Regardless of cancer type or stage, surgery is a common component of an oncology patient’s treatment plan. Many clinical factors are considered in order to optimize the outcome both during and after surgery. One such factor is the decision to use high-dose perioperative steroids in patients who have been on steroids at some point during their treatment regimen. As with many of the clinical decisions made in oncology, some controversy exists regarding the best utilization of steroids during the perioperative period.
Steroids are one of the most commonly used medications both in definitive chemotherapy regimens as well as for cancer-related sequelae and side effects. Much of the controversy over whether or not to use high-dose perioperative steroids revolves around several small studies conducted in the 1950s and 1960s. These studies reported a risk of adrenal insufficiency for up to 1 year after steroids were discontinued if patients did not receive high-dose or stress-dose hydrocortisone (IV doses between 50 mg and 100 mg) perioperatively. Although these studies were not randomized controlled trials, they started a movement towards empirically administering high-dose perioperative steroids to patients who had been on supraphysiologic doses of steroids (prednisone dose >5 mg/day) for more than 3 consecutive weeks in the last 12 months.
Since these studies in the 1950s and 1960s, there unfortunately has not been a series of randomized controlled trials addressing the need for high-dose perioperative steroids. A recent meta-analysis conducted by Marik et al1 showed that patients receiving steroids did not necessarily need high-dose perioperative steroids, just their current steroid dose on the morning of surgery if they were currently taking steroids. If the medical or surgical team had questions about the patient’s adrenal status, they could perform a cosyntropin stimulation test in order to investigate if the patient was at risk for adrenal insufficiency from being adrenally suppressed by chronic steroid use. A retrospective study conducted by Zaghiyan et al2 looked at high dose versus low dose steroids in inflammatory bowel disease patients undergoing colorectal surgery. This study showed no difference in hemodynamic instability between the two study groups, and some of the patients receiving the high-dose steroids actually had increased risk of tachycardia leading to hemodynamic instability.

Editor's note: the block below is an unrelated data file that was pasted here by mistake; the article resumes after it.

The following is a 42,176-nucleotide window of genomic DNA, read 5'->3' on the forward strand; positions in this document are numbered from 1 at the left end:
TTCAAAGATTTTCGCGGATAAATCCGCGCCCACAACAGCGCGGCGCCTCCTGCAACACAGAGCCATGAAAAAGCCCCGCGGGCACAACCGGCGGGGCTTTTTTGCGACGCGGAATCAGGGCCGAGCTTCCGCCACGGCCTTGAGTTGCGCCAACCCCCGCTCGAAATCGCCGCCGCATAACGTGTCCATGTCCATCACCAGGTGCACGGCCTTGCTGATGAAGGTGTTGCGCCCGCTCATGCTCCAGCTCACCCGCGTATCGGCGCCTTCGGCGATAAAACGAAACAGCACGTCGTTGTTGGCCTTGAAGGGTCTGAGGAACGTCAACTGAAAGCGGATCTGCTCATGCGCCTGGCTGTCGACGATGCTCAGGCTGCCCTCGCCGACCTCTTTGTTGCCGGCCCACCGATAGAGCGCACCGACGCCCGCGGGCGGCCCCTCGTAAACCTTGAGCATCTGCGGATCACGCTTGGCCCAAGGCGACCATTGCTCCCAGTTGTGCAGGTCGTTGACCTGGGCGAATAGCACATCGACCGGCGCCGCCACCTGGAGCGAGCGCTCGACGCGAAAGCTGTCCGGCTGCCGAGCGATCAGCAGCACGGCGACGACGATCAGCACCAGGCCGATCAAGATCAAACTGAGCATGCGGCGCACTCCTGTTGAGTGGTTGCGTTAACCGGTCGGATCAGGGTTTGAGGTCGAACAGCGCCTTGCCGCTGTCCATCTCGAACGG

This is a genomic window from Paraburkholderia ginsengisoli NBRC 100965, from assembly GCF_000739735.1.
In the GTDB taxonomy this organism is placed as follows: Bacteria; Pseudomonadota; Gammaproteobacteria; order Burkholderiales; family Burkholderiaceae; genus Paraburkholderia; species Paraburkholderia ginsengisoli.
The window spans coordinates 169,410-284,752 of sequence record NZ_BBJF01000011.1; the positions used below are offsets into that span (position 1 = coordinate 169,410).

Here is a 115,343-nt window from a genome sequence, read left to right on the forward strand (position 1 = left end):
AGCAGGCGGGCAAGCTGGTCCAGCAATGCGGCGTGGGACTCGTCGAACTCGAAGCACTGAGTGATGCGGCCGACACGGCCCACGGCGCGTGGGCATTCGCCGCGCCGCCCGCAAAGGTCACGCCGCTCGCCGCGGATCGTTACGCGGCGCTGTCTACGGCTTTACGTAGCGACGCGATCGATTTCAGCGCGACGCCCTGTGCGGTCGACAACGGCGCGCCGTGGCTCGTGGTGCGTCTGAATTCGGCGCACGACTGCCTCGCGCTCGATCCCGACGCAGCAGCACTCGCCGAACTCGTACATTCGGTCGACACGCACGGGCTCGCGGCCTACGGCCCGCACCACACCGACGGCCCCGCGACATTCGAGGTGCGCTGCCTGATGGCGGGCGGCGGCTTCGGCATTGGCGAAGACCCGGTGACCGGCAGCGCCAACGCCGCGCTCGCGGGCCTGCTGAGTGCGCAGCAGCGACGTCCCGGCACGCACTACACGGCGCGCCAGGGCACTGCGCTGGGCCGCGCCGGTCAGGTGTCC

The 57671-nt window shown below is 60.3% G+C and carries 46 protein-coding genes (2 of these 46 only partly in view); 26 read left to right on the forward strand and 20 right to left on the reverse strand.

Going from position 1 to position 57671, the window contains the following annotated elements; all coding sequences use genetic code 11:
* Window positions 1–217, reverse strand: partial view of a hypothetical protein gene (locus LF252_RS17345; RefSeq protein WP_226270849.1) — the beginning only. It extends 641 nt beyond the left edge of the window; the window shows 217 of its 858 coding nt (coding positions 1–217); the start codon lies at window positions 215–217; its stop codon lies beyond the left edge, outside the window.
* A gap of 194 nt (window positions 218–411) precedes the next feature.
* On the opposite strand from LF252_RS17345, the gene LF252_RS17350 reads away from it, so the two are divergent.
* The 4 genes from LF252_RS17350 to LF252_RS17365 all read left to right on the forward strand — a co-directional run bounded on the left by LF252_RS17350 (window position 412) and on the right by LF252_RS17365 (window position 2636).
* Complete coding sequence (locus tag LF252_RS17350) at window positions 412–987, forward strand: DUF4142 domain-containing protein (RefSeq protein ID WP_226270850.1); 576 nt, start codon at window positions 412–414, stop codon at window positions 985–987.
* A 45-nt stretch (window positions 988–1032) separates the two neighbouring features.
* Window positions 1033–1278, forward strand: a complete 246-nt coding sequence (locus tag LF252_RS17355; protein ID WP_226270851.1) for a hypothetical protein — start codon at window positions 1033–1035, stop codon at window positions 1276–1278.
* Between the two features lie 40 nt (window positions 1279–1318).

Unfortunately, there is no clear cut answer as to how to perioperatively treat oncology patients with steroids. In general, if the patient has received more than 5 mg of prednisone for 3 consecutive weeks over the last 12 months, many physicians will err on the conservative side and treat the patient with high-dose steroids, considering that the benefit outweighs the risk. If there is a question as to the patient’s adrenal state, a cosyntropin stimulation test can be performed to assess the patient’s risk for adrenal insufficiency. Surgeries can also be stratified by how “stressful” they are considered to be to the adrenal axis. Minor surgeries such as hernia repairs would only require the patient’s usual morning dose of steroids. Moderate surgeries such as joint replacements would require the usual morning dose of steroids along with hydrocortisone 50 mg IV prior to the surgery and then 25 mg every 8 hours for 24 hours. Major surgeries such as a colectomy and esophagogastrectomy would require the highest dose of steroids in the form of hydrocortisone 100 mg IV before the surgery and then 50 mg IV every 8 hours for 24 hours.
Readers, we want to hear from you!
- Do you typically treat your oncology patients with high dose perioperative steroids regardless of the last dose used or time off of steroids?
- Do you utilize the cosyntropin stimulation test in order to determine if an oncology patient has a high probability of adrenal suppression?
1. Marik PE, Varon J. Requirement of perioperative stress doses of corticosteroids: a systematic review of the literature. Arch Surg. 2008;143(12):1222-1226.
2. Zaghiyan KN, Murrell Z, Melmed GY, Fleshner PR. High-dose perioperative corticosteroids in steroid-treated patients undergoing major colorectal surgery: necessary or overkill? Am J Surg. 2012;204(4):481-486.